By Christian Brislin
Challenge Enterprises operates 11 business units with almost 300 employs, most of whom the nonprofit also serves.
The business model for Challenge Enterprises of North Florida Inc. is branded into its corporate culture – to turn challenges into business enterprises that support the community.
Challenge Enterprises operates much like a for-profit company. It faces challenges like the ebb and flow of revenue streams and keeping up with ever changing regulations. But, unlike a for-profit company, instead of the profits going back to its shareholders, the proceeds from the nonprofit Challenge Enterprises go back to those it serves.
Challenge Enterprises enriches the lives of hundreds of Northeast Florida residents with disabilities through lifelong services that include education, housing, job opportunities and a host of support services. One of the company’s goals is to help those it serves become more independent.
To pay for all of its services, the Green Cove Springs-based company started developing a self-funding method to generate revenue from its earliest beginnings in 1972.
“There’s not enough funding out there,” Enterprises CEO Nancy Keating said of the company’s decision to operate more like a traditional for-profit business. “There are people on waiting lists waiting for the types of services we provide.”
Today Green Cove Springs-based Challenge Enterprises operates 11 business units with nearly 300 employees. About 66 percent of the company’s workforce is comprised of individuals with disabilities, many of whom also benefit from some of the company’s other services. Those employees take great pride in their work and their place within their community, Keating said.
“Our folks have great value,” Keating said. “This is what our nonprofit community is trying to show the world.”
Self-funding through its business units is not only a practical solution to raise funds, Keating said, but also serves as a learning mechanism for those it serves.
“We need to be as self-sufficient as we possibly can because that’s what we try to teach the individuals we serve,” said Keating, who has worked for the company for 43 of its 44 years. “It’s just like any other business, you have to have an income.”
Just as there is a wide variety of organizations that make up the nonprofit sector, there is a wide variety of business models within the sector, said Rick Cohen, director of communications at the National Council of Nonprofits. Many nonprofits, he said, do not depend on donations entirely, or even for a significant portion of their revenue.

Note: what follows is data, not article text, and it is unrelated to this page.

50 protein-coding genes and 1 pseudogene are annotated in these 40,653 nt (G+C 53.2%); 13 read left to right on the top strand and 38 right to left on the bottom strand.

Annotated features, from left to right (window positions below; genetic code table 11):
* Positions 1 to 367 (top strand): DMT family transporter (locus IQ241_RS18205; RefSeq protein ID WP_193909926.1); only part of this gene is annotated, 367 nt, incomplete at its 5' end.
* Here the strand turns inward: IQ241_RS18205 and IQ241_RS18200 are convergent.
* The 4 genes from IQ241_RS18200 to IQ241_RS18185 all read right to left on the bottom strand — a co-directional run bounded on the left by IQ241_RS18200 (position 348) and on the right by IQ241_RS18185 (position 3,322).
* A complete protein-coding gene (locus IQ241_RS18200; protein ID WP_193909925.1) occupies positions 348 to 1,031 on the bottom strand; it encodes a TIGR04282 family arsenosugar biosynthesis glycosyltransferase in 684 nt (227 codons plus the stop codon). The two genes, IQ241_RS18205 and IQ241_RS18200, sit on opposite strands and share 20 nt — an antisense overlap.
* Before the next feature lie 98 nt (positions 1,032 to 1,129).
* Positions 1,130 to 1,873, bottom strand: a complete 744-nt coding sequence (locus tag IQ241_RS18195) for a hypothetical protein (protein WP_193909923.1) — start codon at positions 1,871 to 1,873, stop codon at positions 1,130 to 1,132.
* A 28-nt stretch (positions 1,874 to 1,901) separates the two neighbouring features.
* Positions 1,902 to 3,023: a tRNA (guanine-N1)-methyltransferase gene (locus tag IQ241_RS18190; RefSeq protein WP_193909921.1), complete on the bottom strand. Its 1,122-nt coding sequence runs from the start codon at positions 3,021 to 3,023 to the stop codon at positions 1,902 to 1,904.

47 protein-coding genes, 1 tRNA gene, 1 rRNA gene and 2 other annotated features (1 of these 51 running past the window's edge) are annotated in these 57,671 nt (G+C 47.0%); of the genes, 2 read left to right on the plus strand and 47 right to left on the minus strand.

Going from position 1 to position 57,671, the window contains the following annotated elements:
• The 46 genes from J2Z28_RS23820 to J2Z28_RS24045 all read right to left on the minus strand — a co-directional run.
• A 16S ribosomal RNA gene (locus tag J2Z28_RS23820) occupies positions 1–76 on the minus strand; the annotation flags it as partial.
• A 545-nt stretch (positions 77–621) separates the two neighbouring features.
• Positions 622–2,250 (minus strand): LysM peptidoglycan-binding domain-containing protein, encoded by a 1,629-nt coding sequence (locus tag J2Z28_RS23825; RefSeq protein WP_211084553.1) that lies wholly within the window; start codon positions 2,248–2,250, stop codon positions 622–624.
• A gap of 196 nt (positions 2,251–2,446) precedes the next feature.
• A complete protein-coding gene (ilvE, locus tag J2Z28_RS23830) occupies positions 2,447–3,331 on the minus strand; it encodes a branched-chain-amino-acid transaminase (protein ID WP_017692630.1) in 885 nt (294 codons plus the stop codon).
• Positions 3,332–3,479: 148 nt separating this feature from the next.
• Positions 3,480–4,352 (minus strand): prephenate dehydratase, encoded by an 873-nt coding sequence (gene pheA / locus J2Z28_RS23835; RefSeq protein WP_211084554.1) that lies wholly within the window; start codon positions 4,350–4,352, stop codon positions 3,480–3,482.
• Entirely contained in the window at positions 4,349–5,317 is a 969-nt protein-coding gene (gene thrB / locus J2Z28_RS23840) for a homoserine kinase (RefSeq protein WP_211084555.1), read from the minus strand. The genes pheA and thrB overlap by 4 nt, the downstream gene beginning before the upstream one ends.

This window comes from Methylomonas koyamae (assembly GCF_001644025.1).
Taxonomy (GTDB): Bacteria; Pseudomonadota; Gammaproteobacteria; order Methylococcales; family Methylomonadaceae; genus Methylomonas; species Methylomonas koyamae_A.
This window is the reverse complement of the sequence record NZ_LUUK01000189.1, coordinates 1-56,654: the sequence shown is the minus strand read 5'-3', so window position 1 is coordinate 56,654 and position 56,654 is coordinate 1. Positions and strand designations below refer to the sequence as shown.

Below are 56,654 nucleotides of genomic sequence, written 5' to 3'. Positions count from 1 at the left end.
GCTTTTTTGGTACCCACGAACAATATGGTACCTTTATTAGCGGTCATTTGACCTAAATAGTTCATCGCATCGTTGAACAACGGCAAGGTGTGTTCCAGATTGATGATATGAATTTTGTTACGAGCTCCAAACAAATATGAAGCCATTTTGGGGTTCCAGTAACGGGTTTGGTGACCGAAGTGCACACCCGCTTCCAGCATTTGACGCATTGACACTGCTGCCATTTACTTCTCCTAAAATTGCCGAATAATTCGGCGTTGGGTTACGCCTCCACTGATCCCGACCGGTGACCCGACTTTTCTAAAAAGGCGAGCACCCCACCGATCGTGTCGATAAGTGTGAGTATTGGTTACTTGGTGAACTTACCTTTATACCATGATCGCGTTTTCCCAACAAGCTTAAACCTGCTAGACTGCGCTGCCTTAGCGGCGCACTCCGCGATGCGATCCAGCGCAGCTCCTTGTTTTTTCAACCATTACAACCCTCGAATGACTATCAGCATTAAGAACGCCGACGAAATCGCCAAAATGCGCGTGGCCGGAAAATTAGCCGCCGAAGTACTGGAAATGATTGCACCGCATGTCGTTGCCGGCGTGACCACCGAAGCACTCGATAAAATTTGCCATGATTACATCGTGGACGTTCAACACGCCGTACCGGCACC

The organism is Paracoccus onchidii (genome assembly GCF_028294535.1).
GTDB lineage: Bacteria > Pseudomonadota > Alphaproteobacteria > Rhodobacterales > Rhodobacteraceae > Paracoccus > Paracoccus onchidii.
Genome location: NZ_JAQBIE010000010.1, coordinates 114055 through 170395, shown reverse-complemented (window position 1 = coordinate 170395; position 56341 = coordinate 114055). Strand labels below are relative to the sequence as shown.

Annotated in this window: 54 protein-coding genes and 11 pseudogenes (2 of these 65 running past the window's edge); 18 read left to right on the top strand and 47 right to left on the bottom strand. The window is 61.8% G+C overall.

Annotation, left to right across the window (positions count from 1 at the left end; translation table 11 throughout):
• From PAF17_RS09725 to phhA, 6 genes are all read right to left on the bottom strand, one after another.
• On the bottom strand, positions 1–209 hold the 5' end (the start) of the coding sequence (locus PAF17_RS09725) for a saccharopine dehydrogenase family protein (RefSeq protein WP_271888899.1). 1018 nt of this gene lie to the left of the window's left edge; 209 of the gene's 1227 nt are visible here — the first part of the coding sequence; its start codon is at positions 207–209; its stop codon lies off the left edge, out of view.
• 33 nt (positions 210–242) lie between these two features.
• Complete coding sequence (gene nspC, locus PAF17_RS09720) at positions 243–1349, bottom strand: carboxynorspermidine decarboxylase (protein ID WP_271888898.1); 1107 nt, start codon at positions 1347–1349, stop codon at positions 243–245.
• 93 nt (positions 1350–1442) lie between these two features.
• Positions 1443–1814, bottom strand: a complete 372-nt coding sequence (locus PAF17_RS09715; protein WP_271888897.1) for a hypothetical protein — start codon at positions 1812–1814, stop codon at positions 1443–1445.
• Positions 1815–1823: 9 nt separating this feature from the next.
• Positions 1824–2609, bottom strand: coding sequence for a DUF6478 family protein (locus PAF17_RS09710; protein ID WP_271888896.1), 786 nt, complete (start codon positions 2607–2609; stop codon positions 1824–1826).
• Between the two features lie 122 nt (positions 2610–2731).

“That’s kind of a myth about the nonprofit sector,” Cohen said, adding that a nonprofit’s business model is often dependent on the type of services and support it provides.
“Every organization is different,” Cohen said.
Sector-wide for nonprofits, 47.5 percent of annual revenue is generated from fees for service, while 10.3 percent is generated from private and corporate donations, according to the Washington D.C.-based nonprofits advocacy group. The balance of the sector’s annual revenue stream is generated from investments, foundations, bequests and other sources.
Challenge Enterprises’ first business venture in the 1970s was delivering JC Penney catalogs door-to-door. From there it expanded into cutting grass and raking leaves. In the 1980s, the company was asked to do janitorial services for what is today the Fleet Readiness Center at Naval Air Station Jacksonville. That opportunity opened many doors, Keating said, and with the help of the nonprofit agency SourceAmerica, led the company to become a producing agency under the AbilityOne Program of the federal government.
Challenge Enterprises has won contracts with a host of government agencies, such as the Department of Defense, the Department of Labor, the US Marine Corps and the Defense Commissary Agency. Those contracts have allowed the company to partner with other local nonprofits to provide jobs to even more people with disabilities.
Partnerships, Keating said, are essential to Challenge Enterprises’ success.
“It’s an extension of our entire community,” Keating said of the relationships the organization has forged. “Every business needs a partner.”
Challenge Enterprises provides services to nearly 200 different companies and agencies, with about 90 percent of those customers being local.
The company’s units include: packaging and assembly services; industrial sewing; contract closeouts; mailroom services; shipboard logistic services and the largest business unit, janitorial services, which accounts for about 74 percent of all the company’s total business.
From its 16,000-square-foot warehouse in Green Cove Springs, Challenge Enterprises operates as a fulfillment center for commercial packaging and assembly projects for customers like Michael’s and Bandzorb.
Through its Shred for Good business, Challenge Enterprises provides sensitive document destruction for companies and the government.
Overall, the company generated $8 million in revenue in 2015, according to the nonprofit resource provider GuideStar. That was up from $7.6 million in 2014. Keating estimated that 81 percent of the company’s total revenue last year was self-generated from its business units.
Penney Retirement Community Inc., a nonprofit retirement community based in Penney Farms, has used Challenge Enterprises’ Lawnability business unit for its landscaping and lawn services for about three years. Teresa Scott, president and CEO of Penney Retirement Community, said she chose Lawnability because as a practice she tries to support other local businesses and nonprofits. She’s always been impressed, she said, with Lawwnability’s ability to meet and exceed expectations, as well as the team’s respect for the residents at Penney Retirement Community.
“The relationship is very much valued,” Scott said, “and not just as a business.”